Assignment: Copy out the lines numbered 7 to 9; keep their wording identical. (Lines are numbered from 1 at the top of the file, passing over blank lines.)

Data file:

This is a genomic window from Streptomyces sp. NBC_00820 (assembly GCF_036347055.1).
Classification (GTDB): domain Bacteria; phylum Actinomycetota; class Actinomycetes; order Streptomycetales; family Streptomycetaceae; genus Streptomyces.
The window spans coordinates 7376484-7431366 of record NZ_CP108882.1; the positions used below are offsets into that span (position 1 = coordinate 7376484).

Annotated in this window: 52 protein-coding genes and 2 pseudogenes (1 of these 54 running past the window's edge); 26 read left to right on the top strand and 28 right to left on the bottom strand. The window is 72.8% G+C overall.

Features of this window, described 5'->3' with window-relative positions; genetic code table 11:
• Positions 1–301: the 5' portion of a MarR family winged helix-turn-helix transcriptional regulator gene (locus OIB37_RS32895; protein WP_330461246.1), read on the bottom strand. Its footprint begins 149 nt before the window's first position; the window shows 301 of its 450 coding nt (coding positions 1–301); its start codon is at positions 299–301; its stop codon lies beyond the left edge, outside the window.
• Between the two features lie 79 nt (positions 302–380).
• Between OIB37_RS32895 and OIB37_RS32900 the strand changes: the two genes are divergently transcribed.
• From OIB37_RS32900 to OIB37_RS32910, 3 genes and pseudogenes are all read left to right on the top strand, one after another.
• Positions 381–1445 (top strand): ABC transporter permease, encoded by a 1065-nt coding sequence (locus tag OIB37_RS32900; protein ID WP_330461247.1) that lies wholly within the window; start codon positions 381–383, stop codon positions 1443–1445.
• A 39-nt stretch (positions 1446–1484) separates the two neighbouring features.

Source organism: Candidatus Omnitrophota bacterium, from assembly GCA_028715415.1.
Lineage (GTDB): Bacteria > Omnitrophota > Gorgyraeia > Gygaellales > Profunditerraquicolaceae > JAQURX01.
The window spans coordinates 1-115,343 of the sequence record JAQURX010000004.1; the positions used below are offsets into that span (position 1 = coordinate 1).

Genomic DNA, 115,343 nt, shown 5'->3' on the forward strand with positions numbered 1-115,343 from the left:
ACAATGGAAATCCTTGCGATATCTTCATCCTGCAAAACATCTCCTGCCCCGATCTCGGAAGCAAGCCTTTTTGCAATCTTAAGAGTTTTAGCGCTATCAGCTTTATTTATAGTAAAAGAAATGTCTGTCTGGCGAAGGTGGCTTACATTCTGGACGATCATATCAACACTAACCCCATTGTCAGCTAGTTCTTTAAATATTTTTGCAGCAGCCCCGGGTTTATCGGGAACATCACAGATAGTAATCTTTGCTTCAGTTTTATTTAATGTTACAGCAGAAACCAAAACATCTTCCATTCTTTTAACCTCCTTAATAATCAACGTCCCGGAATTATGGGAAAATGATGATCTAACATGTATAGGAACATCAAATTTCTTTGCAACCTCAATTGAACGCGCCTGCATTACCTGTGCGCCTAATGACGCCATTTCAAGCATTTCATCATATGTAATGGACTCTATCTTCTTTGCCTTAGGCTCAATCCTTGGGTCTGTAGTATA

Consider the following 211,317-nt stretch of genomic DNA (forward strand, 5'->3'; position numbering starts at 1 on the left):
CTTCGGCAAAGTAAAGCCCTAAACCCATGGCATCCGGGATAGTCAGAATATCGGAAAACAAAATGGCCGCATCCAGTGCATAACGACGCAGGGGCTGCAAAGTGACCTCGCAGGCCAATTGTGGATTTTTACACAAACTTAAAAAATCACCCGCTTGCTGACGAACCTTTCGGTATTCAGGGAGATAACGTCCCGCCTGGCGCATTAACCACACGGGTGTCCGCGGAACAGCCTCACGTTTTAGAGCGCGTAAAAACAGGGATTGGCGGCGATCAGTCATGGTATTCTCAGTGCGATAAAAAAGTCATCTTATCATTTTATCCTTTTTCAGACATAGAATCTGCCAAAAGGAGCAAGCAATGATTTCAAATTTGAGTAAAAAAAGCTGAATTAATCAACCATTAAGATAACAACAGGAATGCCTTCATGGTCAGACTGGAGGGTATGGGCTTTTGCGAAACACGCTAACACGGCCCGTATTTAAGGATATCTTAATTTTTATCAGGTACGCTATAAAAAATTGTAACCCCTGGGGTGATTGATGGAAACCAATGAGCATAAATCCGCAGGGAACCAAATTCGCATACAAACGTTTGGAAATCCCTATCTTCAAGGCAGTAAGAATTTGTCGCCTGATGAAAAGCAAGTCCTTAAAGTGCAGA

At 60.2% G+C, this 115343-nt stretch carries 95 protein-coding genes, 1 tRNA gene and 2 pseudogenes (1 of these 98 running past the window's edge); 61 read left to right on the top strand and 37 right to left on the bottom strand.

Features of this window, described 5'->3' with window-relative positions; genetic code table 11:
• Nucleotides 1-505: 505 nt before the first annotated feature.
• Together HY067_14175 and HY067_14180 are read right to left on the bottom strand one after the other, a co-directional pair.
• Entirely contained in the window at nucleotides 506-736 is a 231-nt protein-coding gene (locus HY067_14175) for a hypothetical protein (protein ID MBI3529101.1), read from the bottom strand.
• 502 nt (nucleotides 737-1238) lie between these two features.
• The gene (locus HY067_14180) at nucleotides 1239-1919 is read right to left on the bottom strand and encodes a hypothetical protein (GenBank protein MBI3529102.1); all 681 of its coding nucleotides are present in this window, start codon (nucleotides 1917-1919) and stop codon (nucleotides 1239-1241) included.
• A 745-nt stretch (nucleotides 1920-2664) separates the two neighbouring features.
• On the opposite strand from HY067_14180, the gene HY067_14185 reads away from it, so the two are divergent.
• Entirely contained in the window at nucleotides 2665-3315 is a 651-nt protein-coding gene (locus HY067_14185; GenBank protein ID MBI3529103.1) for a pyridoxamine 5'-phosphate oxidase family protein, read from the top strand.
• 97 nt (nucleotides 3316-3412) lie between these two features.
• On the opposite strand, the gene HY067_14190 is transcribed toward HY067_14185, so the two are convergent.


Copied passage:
• Between the two features lie 79 nt (positions 302–380).
• Between OIB37_RS32895 and OIB37_RS32900 the strand changes: the two genes are divergently transcribed.
• From OIB37_RS32900 to OIB37_RS32910, 3 genes and pseudogenes are all read left to right on the top strand, one after another.